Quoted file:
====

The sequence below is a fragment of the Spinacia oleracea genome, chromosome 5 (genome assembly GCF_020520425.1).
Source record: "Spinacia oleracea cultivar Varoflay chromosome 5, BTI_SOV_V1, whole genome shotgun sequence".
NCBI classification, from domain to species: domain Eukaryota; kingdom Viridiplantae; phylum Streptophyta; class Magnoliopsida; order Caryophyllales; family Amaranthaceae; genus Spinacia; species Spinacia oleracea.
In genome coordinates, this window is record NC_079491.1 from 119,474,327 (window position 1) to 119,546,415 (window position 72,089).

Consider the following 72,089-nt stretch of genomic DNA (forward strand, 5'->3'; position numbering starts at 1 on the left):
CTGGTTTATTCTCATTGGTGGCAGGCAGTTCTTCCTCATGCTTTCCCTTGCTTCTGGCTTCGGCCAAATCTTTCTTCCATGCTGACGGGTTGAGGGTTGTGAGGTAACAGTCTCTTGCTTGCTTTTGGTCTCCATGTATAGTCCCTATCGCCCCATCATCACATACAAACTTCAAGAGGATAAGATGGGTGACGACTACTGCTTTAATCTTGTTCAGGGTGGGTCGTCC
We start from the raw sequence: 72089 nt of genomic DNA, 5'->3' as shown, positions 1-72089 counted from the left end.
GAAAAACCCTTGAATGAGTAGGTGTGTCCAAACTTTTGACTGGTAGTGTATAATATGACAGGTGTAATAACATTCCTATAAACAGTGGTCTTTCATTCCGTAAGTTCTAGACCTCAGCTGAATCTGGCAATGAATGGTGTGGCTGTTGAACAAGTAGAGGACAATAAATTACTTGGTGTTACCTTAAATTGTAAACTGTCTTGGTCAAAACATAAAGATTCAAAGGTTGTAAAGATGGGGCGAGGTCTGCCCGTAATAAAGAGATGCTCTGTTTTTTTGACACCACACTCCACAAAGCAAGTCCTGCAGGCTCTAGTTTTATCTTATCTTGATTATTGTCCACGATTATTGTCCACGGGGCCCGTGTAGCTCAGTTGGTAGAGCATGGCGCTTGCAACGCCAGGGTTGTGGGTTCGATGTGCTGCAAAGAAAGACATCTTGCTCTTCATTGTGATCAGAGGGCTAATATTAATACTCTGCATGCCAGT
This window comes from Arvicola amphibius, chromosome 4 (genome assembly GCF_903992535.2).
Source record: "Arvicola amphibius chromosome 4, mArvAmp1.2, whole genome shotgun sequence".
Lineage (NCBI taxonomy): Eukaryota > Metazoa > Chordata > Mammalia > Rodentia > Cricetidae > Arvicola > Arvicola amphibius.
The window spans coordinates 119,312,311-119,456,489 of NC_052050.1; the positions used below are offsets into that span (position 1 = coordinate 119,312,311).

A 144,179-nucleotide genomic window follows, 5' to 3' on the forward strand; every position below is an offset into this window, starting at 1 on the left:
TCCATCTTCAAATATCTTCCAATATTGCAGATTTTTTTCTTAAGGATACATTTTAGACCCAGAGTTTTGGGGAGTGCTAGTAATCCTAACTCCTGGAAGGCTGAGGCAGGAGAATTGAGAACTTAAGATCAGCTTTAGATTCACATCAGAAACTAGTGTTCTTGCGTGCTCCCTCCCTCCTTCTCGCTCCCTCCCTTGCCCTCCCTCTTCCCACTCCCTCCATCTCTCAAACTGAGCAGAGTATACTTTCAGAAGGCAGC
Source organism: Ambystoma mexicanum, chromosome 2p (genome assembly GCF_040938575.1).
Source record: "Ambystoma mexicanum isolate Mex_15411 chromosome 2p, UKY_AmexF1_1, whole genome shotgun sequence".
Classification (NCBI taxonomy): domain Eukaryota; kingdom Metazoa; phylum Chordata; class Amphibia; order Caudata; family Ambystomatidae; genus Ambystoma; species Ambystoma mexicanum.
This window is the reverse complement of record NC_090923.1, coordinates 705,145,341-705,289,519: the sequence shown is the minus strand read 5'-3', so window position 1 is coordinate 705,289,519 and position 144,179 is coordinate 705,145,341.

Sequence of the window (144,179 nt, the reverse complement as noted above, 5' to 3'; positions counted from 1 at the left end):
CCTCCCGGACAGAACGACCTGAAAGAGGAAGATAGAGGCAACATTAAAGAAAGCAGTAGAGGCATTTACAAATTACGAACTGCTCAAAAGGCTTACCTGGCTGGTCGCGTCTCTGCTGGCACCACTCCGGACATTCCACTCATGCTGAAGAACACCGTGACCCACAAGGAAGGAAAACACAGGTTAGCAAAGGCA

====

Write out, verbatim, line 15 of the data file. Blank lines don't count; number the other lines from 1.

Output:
Source organism: Ambystoma mexicanum, chromosome 2p (genome assembly GCF_040938575.1).